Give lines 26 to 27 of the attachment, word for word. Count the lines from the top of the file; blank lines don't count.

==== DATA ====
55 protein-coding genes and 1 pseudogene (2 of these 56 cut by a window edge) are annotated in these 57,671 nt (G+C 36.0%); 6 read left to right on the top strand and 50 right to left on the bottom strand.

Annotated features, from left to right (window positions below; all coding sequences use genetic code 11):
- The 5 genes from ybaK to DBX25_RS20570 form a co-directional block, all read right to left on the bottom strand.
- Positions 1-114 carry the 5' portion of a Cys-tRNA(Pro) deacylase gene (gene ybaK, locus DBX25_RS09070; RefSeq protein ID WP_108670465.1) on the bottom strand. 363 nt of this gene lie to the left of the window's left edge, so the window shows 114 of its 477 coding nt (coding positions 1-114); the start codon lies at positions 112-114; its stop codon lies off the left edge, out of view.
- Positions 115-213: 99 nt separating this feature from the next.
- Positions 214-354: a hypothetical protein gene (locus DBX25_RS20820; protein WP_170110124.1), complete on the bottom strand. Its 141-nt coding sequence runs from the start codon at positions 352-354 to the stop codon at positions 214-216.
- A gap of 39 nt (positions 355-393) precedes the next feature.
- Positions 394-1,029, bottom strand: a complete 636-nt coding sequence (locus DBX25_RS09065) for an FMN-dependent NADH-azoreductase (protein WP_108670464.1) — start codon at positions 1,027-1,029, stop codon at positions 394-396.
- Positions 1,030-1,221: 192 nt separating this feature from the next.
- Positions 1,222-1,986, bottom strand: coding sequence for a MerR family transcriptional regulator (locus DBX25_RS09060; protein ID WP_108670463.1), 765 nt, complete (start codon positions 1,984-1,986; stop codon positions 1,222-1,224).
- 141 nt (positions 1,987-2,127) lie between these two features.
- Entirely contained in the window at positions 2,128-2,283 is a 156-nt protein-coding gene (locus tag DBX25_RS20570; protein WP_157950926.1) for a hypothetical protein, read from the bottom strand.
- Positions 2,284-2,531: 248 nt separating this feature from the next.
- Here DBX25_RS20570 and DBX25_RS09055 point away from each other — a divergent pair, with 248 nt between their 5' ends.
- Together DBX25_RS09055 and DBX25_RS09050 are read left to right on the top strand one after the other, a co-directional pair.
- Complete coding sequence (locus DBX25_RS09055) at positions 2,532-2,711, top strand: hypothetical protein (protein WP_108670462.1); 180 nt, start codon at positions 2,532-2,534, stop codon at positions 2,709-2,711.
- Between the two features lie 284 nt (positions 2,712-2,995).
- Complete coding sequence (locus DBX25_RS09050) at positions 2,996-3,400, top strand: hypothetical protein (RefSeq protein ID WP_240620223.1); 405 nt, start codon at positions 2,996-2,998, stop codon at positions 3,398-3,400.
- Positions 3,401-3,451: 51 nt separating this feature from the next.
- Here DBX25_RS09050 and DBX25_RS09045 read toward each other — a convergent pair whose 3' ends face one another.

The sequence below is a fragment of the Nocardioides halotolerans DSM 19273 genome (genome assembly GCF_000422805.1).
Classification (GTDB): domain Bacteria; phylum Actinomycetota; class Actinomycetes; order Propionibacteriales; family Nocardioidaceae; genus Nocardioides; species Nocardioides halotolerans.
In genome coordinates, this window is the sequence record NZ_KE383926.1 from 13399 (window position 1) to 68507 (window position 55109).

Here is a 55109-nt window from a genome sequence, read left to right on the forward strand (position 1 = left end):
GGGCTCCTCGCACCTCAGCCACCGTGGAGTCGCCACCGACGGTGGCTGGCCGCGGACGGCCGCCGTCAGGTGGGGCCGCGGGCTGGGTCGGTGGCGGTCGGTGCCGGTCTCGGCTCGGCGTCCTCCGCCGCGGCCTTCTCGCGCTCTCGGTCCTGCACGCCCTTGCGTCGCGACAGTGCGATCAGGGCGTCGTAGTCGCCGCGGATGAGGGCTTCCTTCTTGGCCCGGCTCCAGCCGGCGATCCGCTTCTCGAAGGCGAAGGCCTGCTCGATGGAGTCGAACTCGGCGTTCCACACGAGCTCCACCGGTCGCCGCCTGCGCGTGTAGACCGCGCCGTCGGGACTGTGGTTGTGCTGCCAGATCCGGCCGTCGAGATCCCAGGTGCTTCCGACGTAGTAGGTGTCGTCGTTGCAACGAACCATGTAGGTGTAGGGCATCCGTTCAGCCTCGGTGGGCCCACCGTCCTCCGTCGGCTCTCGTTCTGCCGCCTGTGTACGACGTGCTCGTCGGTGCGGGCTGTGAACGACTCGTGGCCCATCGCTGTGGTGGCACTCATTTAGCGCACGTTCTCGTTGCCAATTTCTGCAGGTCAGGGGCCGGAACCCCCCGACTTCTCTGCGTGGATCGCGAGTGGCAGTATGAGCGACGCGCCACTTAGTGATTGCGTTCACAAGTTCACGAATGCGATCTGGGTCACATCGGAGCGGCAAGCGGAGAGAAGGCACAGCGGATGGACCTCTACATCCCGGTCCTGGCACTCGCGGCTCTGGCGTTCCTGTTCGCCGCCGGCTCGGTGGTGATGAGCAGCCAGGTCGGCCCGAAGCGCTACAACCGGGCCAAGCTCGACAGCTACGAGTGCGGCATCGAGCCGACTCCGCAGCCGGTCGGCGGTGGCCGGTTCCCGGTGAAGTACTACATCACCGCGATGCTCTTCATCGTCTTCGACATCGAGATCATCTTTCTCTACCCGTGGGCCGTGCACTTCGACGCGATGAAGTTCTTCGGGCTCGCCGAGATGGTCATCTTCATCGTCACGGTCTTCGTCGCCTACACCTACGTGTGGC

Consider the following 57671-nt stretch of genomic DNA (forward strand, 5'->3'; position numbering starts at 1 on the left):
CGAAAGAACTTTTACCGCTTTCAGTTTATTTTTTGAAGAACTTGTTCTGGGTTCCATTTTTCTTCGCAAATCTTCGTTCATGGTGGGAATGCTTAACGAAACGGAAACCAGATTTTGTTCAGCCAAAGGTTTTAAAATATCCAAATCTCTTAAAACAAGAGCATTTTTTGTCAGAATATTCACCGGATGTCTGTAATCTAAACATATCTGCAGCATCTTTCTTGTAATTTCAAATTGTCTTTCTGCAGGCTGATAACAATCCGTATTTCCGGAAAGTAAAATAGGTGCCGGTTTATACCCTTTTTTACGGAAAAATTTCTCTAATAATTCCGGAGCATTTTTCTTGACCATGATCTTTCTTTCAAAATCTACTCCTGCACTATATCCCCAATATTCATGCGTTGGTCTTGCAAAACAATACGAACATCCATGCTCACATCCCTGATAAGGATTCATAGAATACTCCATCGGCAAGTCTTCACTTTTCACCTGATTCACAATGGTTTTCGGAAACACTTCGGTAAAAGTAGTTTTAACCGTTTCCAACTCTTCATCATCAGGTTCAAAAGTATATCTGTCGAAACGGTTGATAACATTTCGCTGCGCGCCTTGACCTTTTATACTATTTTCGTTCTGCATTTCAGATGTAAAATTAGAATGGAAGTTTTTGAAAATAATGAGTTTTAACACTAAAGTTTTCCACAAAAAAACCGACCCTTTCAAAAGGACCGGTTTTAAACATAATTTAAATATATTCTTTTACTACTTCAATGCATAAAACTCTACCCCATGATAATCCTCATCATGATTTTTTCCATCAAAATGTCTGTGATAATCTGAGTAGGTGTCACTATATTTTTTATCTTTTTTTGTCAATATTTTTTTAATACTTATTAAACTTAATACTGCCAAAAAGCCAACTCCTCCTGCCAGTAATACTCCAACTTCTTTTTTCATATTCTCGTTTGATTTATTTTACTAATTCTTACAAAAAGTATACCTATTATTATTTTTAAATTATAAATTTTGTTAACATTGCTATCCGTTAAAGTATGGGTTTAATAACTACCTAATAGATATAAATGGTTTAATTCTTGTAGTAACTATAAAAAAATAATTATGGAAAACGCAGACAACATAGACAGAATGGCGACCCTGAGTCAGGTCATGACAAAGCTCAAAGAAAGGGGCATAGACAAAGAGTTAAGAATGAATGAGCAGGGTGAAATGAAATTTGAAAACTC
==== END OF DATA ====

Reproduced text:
Consider the following 57671-nt stretch of genomic DNA (forward strand, 5'->3'; position numbering starts at 1 on the left):
CGAAAGAACTTTTACCGCTTTCAGTTTATTTTTTGAAGAACTTGTTCTGGGTTCCATTTTTCTTCGCAAATCTTCGTTCATGGTGGGAATGCTTAACGAAACGGAAACCAGATTTTGTTCAGCCAAAGGTTTTAAAATATCCAAATCTCTTAAAACAAGAGCATTTTTTGTCAGAATATTCACCGGATGTCTGTAATCTAAACATATCTGCAGCATCTTTCTTGTAATTTCAAATTGTCTTTCTGCAGGCTGATAACAATCCGTATTTCCGGAAAGTAAAATAGGTGCCGGTTTATACCCTTTTTTACGGAAAAATTTCTCTAATAATTCCGGAGCATTTTTCTTGACCATGATCTTTCTTTCAAAATCTACTCCTGCACTATATCCCCAATATTCATGCGTTGGTCTTGCAAAACAATACGAACATCCATGCTCACATCCCTGATAAGGATTCATAGAATACTCCATCGGCAAGTCTTCACTTTTCACCTGATTCACAATGGTTTTCGGAAACACTTCGGTAAAAGTAGTTTTAACCGTTTCCAACTCTTCATCATCAGGTTCAAAAGTATATCTGTCGAAACGGTTGATAACATTTCGCTGCGCGCCTTGACCTTTTATACTATTTTCGTTCTGCATTTCAGATGTAAAATTAGAATGGAAGTTTTTGAAAATAATGAGTTTTAACACTAAAGTTTTCCACAAAAAAACCGACCCTTTCAAAAGGACCGGTTTTAAACATAATTTAAATATATTCTTTTACTACTTCAATGCATAAAACTCTACCCCATGATAATCCTCATCATGATTTTTTCCATCAAAATGTCTGTGATAATCTGAGTAGGTGTCACTATATTTTTTATCTTTTTTTGTCAATATTTTTTTAATACTTATTAAACTTAATACTGCCAAAAAGCCAACTCCTCCTGCCAGTAATACTCCAACTTCTTTTTTCATATTCTCGTTTGATTTATTTTACTAATTCTTACAAAAAGTATACCTATTATTATTTTTAAATTATAAATTTTGTTAACATTGCTATCCGTTAAAGTATGGGTTTAATAACTACCTAATAGATATAAATGGTTTAATTCTTGTAGTAACTATAAAAAAATAATTATGGAAAACGCAGACAACATAGACAGAATGGCGACCCTGAGTCAGGTCATGACAAAGCTCAAAGAAAGGGGCATAGACAAAGAGTTAAGAATGAATGAGCAGGGTGAAATGAAATTTGAAAACTC